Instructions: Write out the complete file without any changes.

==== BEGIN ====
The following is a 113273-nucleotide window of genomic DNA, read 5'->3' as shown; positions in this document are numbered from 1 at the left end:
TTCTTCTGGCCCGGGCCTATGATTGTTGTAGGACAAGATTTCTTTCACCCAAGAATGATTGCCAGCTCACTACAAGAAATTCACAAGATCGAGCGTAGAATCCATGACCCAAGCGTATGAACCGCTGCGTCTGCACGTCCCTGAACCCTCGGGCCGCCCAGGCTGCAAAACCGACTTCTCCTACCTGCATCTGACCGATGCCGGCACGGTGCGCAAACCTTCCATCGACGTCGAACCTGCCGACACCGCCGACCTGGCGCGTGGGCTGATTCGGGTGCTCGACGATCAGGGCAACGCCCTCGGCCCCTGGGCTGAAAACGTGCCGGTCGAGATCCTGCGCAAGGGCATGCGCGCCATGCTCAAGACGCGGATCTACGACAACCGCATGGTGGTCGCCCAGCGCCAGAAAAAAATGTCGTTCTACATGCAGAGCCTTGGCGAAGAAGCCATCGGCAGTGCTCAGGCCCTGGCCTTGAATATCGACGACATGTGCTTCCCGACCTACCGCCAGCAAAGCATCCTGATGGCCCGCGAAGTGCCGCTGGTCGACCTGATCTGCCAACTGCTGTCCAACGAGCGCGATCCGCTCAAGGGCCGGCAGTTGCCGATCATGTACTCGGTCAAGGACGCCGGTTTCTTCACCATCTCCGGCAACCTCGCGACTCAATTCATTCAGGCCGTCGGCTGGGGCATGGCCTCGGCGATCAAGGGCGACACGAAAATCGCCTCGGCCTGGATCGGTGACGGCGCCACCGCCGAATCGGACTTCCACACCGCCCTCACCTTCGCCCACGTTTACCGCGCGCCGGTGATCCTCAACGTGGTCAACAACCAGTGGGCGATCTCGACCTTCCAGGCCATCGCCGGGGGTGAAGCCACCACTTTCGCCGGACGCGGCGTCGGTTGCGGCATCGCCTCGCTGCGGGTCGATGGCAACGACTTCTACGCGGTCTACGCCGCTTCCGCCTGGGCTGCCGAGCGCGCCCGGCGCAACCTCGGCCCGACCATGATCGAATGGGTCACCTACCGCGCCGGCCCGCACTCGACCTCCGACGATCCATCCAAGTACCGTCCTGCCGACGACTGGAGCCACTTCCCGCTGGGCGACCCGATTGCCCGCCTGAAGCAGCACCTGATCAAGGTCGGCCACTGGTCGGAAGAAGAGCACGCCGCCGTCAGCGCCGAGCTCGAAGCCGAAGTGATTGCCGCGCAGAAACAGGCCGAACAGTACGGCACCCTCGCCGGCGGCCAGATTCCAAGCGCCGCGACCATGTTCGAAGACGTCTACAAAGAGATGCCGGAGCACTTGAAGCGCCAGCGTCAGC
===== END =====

The following is a 113273-nucleotide window of genomic DNA, read 5'->3' as shown; positions in this document are numbered from 1 at the left end:
TTCTTCTGGCCCGGGCCTATGATTGTTGTAGGACAAGATTTCTTTCACCCAAGAATGATTGCCAGCTCACTACAAGAAATTCACAAGATCGAGCGTAGAATCCATGACCCAAGCGTATGAACCGCTGCGTCTGCACGTCCCTGAACCCTCGGGCCGCCCAGGCTGCAAAACCGACTTCTCCTACCTGCATCTGACCGATGCCGGCACGGTGCGCAAACCTTCCATCGACGTCGAACCTGCCGACACCGCCGACCTGGCGCGTGGGCTGATTCGGGTGCTCGACGATCAGGGCAACGCCCTCGGCCCCTGGGCTGAAAACGTGCCGGTCGAGATCCTGCGCAAGGGCATGCGCGCCATGCTCAAGACGCGGATCTACGACAACCGCATGGTGGTCGCCCAGCGCCAGAAAAAAATGTCGTTCTACATGCAGAGCCTTGGCGAAGAAGCCATCGGCAGTGCTCAGGCCCTGGCCTTGAATATCGACGACATGTGCTTCCCGACCTACCGCCAGCAAAGCATCCTGATGGCCCGCGAAGTGCCGCTGGTCGACCTGATCTGCCAACTGCTGTCCAACGAGCGCGATCCGCTCAAGGGCCGGCAGTTGCCGATCATGTACTCGGTCAAGGACGCCGGTTTCTTCACCATCTCCGGCAACCTCGCGACTCAATTCATTCAGGCCGTCGGCTGGGGCATGGCCTCGGCGATCAAGGGCGACACGAAAATCGCCTCGGCCTGGATCGGTGACGGCGCCACCGCCGAATCGGACTTCCACACCGCCCTCACCTTCGCCCACGTTTACCGCGCGCCGGTGATCCTCAACGTGGTCAACAACCAGTGGGCGATCTCGACCTTCCAGGCCATCGCCGGGGGTGAAGCCACCACTTTCGCCGGACGCGGCGTCGGTTGCGGCATCGCCTCGCTGCGGGTCGATGGCAACGACTTCTACGCGGTCTACGCCGCTTCCGCCTGGGCTGCCGAGCGCGCCCGGCGCAACCTCGGCCCGACCATGATCGAATGGGTCACCTACCGCGCCGGCCCGCACTCGACCTCCGACGATCCATCCAAGTACCGTCCTGCCGACGACTGGAGCCACTTCCCGCTGGGCGACCCGATTGCCCGCCTGAAGCAGCACCTGATCAAGGTCGGCCACTGGTCGGAAGAAGAGCACGCCGCCGTCAGCGCCGAGCTCGAAGCCGAAGTGATTGCCGCGCAGAAACAGGCCGAACAGTACGGCACCCTCGCCGGCGGCCAGATTCCAAGCGCCGCGACCATGTTCGAAGACGTCTACAAAGAGATGCCGGAGCACTTGAAGCGCCAGCGTCAGC